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Toronto and the Raptors, the city and team that could

Over the past five years, the Raptors have climbed up the ladder of the NBA. And now, at All-Star Weekend 2016, it's time for Toronto to shine.

Bob Donnan-USA TODAY Sports

At their mutual cores, the city of Toronto and its hometown basketball team, the Raptors, are more than just geographically linked. There's a spiritual connection here, a shared identity taken on by both the franchise's players and the fans who watch them play. As the NBA's All-Star weekend kicks off today, it was impossible to ignore the feeling that this inextricable bond between Toronto and the Raptors is what makes everything happening right now feel so special. It wasn't always this way.

"Toronto was kind of one of those teams that you go 'Oh they're good, but they're Toronto," said two-time NBA All-Star starter Kyle Lowry. As a prevailing sentiment for both the team and the city, that line from Lowry hurts in its absolute truth. Always with the Raptors there was a qualifier. When they made the playoffs in 2014, they were a surprise. When they made it in 2015, they didn't have, as Paul Pierce said, "it." But as Lowry looked out over the surrounding media today, and felt the buzz growing in the city, it was easy for him to admit something else: "But now we've really become a force."

Few players in Raptors history have embodied that Toronto spirit more than Lowry. He's the young guy who had to work his way up through multiple teams, always playing behind one or two other point guards, always seemingly on the outs. He was good, but he was Lowry. To watch him explode over the past three years into the player he's become now is matched only by the growth in the profile of Toronto and the Raptors themselves. As the city has embraced him, Lowry understands now what it means to play for Canada's lone team. "I think the first time [in the All-Star game] is always special, but now it's home," acknowledged Lowry. "My hometown and where I play every night and what I represent about the team. It's great. There's an excitement and a buzz around the city and there's a buzz around me and my family and my friends, and especially a buzz for me and DeMar. It's a special time."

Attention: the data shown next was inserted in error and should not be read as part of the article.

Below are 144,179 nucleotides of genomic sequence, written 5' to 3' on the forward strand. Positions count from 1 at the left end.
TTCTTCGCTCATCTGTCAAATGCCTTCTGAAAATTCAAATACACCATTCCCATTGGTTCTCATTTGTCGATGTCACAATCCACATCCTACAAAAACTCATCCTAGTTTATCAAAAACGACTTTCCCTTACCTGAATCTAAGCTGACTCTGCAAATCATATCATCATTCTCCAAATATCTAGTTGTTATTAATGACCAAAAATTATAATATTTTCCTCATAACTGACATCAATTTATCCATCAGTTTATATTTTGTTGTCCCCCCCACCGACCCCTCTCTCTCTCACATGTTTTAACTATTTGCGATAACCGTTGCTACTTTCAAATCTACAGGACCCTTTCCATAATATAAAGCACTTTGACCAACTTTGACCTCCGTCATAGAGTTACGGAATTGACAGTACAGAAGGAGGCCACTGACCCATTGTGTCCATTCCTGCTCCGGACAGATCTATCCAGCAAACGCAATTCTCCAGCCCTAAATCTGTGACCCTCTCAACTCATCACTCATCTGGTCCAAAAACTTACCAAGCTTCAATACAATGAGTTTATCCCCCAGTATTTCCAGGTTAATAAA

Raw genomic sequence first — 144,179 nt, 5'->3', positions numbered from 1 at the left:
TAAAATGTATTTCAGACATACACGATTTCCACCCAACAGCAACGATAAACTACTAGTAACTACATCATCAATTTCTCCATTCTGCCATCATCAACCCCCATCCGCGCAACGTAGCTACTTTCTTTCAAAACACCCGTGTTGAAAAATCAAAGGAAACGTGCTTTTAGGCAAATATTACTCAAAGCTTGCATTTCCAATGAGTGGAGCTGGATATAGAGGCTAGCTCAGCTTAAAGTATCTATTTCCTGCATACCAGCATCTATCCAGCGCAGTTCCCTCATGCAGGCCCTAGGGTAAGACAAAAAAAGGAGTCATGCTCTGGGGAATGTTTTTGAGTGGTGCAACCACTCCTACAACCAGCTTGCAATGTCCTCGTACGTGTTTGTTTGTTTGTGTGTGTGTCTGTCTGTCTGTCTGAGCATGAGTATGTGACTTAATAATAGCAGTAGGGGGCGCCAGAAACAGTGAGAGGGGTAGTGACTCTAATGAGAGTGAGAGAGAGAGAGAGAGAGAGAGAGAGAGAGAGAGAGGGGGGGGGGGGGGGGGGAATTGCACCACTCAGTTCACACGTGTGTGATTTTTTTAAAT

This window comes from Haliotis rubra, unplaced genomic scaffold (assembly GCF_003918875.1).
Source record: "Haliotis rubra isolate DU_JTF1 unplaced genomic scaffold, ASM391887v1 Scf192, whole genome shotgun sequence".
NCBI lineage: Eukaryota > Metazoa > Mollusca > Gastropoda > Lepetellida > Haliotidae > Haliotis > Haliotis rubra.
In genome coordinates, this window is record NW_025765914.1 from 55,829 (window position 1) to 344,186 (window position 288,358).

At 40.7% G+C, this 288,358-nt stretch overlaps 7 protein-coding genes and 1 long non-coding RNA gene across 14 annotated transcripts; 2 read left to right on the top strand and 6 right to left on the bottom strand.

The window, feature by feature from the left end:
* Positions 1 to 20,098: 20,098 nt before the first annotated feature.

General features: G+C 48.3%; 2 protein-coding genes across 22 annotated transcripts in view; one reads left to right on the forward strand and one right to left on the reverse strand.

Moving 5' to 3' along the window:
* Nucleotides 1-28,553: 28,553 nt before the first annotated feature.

On the other side of the room sat Lowry's best pal DeMar DeRozan, named to the All-Star team for the second time in his career. It's the first time two Raptors have ever made the team at the same time. "It's big. It's something you can never take away from us," said DeRozan when asked about how it felt to join the team along with Lowry. "This organization has been through it all, and you see our progression with the players, the team, the organization, the coaching staff and you gotta contribute all of that to this, how far it came. You got two guys in the All-Star Game representing our organization."

DeRozan, at 26, is the longest serving Raptor on the current team. He was drafted at the end of the Chris Bosh era and got to ride with the team as it drove off a cliff. As he has steadily improved from a high-volume shooter to a more productive and efficient player, its been the Raptors who've gained along with him. When asked though, DeRozan was hard-pressed to come up with a specific moment when he knew things were turning around. "I'm not sure," said DeRozan. "It happened so fast, when you look back on it. You're not sure where it really started."

But like Lowry, DeRozan understands the connection he has now with the city and its latent "little brother" quality. "I think we always just looked for support from within our city, we always got that and when everything else came, we never expected it," said DeRozan. "So we still fight for this city, fight for this country, and have an underdog mentality."

The city of Toronto, to lean on an old cliche, is like the big fish in a small pond. Canada of course is massive, but Toronto stands far bigger and brighter than the rest of the country. (OK, maybe my opinion is a bit biased.) But outside of Canada, Toronto yearns to be acknowledged on the world stage. Multiple times this morning, NBA players compared the city to Chicago or New York, as if to suggest Toronto was still a degree below. In other words, good, but Toronto.

With NBA All-Star Weekend in Toronto, two Raptors involved in the festivities, and the team firmly entrenched as one of the top squads in the league, it feels like everything in the city is aligning on the big stage. The old underdog mentality may be there, but the qualifiers are coming off.